Au, AU or au may refer to:
Australia (/əˈstreɪliə/, /ɒ-/, /-ljə/), officially the Commonwealth of Australia, is a country comprising the mainland of the Australian continent, the island of Tasmania and numerous smaller islands.
Automation or automatic control, is the use of various control systems for operating equipment such as machinery, processes in factories, boilers and heat treating ovens, switching on telephone networks, steering and stabilization of ships, aircraft and other applications and vehicles with minimal or reduced human intervention.
Austria (/ˈɒstriə, ˈɔː-/; German: Österreich [ˈøːstɐˌʁaɪç]), officially the Republic of Austria (German: Republik Österreich, listen ), is a federal republic and a landlocked country of over 8.7 million people in Central Europe.
Autism is a neurodevelopmental disorder characterized by impaired social interaction, verbal and non-verbal communication, and restricted and repetitive behavior.
Austin (/ˈɒstᵻn, ˈɔː-/) is the capital of the U.S. state of Texas and the seat of Travis County. It is the 11th-most populous city in the U.S.
Auschwitz concentration camp (German: Konzentrationslager Auschwitz, pronounced [kɔntsɛntʁaˈtsi̯oːnsˌlaːɡɐ ˈʔaʊʃvɪts], also KZ and KL Auschwitz) was a network of German Nazi concentration camps and extermination camps built and operated by the Third Reich in Polish areas annexed by Nazi Germany during World War II.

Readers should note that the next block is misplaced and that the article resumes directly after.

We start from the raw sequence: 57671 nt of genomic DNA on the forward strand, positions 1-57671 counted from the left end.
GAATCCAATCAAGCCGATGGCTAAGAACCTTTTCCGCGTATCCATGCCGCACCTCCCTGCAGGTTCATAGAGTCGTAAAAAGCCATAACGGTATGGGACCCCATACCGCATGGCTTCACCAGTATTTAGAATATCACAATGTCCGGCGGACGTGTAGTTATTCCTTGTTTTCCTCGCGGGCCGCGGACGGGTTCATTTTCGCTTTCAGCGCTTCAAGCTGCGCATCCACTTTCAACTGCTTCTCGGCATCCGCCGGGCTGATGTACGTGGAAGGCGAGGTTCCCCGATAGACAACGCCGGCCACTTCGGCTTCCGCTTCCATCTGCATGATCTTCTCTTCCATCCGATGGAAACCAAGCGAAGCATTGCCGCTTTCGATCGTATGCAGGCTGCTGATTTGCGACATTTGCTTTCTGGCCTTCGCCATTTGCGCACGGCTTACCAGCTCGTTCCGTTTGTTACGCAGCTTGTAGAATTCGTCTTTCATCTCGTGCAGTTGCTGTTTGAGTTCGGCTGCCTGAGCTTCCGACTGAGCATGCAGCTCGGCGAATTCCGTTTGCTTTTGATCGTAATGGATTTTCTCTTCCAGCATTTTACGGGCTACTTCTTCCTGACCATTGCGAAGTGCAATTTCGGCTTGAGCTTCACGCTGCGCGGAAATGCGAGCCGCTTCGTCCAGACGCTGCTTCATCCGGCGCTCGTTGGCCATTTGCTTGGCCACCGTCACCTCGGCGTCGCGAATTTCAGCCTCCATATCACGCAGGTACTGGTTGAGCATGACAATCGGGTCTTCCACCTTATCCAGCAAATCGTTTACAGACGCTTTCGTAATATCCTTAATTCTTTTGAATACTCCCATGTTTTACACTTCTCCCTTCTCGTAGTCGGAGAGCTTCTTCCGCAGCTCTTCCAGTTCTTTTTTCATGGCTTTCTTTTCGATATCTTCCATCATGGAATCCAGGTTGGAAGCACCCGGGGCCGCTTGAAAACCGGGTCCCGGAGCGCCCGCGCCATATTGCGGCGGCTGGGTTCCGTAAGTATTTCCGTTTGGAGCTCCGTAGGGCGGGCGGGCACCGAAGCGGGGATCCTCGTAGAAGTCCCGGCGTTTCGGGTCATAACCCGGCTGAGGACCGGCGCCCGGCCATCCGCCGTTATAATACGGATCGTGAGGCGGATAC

Austria-Hungary, often referred to as the Austro-Hungarian Empire in English-language sources, was a constitutional union of the Austrian Empire (the Kingdoms and Lands Represented in the Imperial Council, or Cisleithania) and the Kingdom of Hungary (Lands of the Crown of Saint Stephen or Transleithania) that existed from 1867 to 1918, when it collapsed as a result of defeat in World War I.
Augustus (Latin: Imperātor Caesar Dīvī Fīlius Augustus; 23 September 63 BC – 19 August 14 AD) was the founder of the Roman Principate and considered the first Roman emperor, controlling the Roman Empire from 27 BC until his death in AD 14.
Autism spectrum or autism spectrum disorder describes a range of conditions classified as neurodevelopmental disorders in the DSM-5, published in 2013. Individuals diagnosed with autism spectrum disorder (ASD) must present two types of symptoms: